The history of Architecture started long time ago. The nomadic were groups of people whom move from one place to another in order find shelter and food to survive. As they progress, their techniques to survive evolve. The need for a permanent shelter became vital for a better stability of the group. This is the time when the first structures that provided protection appeared. Post and lintel were the first forms of Architecture, that satisficed the basic needs. Architecture evolved to be more sophisticated and fulfill the people’s needs. Consequently, Architecture evolved throughout different periods such as: Ancient architecture, Romanesque, The medieval, Renaissance, Early modern, and the industrial age, Modernism and Contemporary architecture. During the Medieval period a style of Architecture named Gothic Architecture was very notorious. The concept of this type of Architecture still continuous now days, in the city of Los Angeles many building have taken this concept of Gothic Architectural Style and have developed to a new level of experience and expression. Some of them have recreated in a modern way the features of the physical aspects of this style. Other structures have taken this concept beyond the physical features and used the emotional concept behind Gothic Style to connect people feelings with magnificent elements of the Cathedrals.
When reading books on historic preservation, there are numerous strategies and sources of information informing the reader on the way in which countless properties and structures are lost or saved each year. While the books greatly pertain to historic preservation of sites and structures, there are chapters within the books Keeping Time by William Murtagh and Nearby History by David Kyvig and Myron Marty which pertain to instances and conditions that are more widely seen in museums. These two chapters pertain to the history and criteria of outdoor museums as well as what classifies artifact and how and where they are found. Once reading these two books the reader is able to see that the fields of preservation and museum studies correlate greatly with one another in many ways. Due to the correlation between these two major fields of learning and preservation, in the future historic sides, structures, and original artifacts will be preserved. Due to the knowledge, explanation, and criteria of what makes them important for our societies today, everyday individuals understand what makes these locations important. In the following chapters, it gives important insight into the ways in which museum professionals can work together with preservationists to work to educate and save historic sites.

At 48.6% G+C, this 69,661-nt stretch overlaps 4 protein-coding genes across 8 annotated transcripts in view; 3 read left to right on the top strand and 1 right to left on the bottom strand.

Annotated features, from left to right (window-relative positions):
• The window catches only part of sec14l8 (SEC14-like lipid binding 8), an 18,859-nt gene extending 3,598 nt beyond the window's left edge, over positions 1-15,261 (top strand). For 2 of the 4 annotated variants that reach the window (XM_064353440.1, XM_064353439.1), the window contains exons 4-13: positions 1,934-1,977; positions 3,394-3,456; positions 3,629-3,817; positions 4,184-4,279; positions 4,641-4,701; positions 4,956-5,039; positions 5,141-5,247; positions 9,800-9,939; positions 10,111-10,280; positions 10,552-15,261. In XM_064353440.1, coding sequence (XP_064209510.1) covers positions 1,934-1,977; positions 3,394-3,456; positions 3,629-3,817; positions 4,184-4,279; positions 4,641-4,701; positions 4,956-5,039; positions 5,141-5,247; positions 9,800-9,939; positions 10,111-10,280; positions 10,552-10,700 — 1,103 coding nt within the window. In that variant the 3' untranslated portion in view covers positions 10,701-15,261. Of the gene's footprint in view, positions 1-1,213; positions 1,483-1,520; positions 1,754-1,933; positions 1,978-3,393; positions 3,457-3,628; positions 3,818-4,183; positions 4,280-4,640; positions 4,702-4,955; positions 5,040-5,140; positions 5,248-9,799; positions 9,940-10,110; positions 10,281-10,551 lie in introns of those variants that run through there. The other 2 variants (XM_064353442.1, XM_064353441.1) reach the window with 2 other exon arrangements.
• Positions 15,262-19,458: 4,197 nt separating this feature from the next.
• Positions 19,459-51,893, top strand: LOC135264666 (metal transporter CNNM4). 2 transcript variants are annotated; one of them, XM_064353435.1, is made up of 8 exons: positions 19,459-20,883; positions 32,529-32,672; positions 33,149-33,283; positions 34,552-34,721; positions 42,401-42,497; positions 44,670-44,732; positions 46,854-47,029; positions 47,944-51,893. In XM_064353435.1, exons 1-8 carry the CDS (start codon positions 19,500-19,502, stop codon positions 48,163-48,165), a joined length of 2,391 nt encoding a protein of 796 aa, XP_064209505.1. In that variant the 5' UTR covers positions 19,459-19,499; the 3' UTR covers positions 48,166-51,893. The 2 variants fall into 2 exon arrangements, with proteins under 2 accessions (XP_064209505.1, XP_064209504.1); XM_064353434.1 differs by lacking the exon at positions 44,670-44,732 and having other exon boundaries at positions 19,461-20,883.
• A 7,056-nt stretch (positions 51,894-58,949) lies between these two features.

Architecture is the concept of bringing structure, materiality, form and space together as a whole, provide people with enclosed atmosphere to experience. Considering this, it is important to identify that materiality and the purpose of details has been a key methodology to bringing architectural intentions into the design in an affective manner, more over producing an architectural expression. However, this position is rather declining in architecture, reducing tectonics and materiality to being secondary to form and space. With the start of modernism, the attempt to achieve minimalistic style has caused detailing to increasingly develop into a decorative aspect of a building, neglecting its individual contribution to architecture.
As Nuttgens eloquently expressed, architecture is a “vital…expression of the experience of mankind.” It is more than just buildings used for storage, housing, religious purposes, simple functionality; it is a great manifestation of the commonality of man, the great connecting factor of humankind. However, it can be argued that the ancient and classic forms or architecture are in essence more “profound…lasting… [and] inexhaustible” than those of their modern counterparts, because of some key differences in the ways ancient and modern architecture are practiced.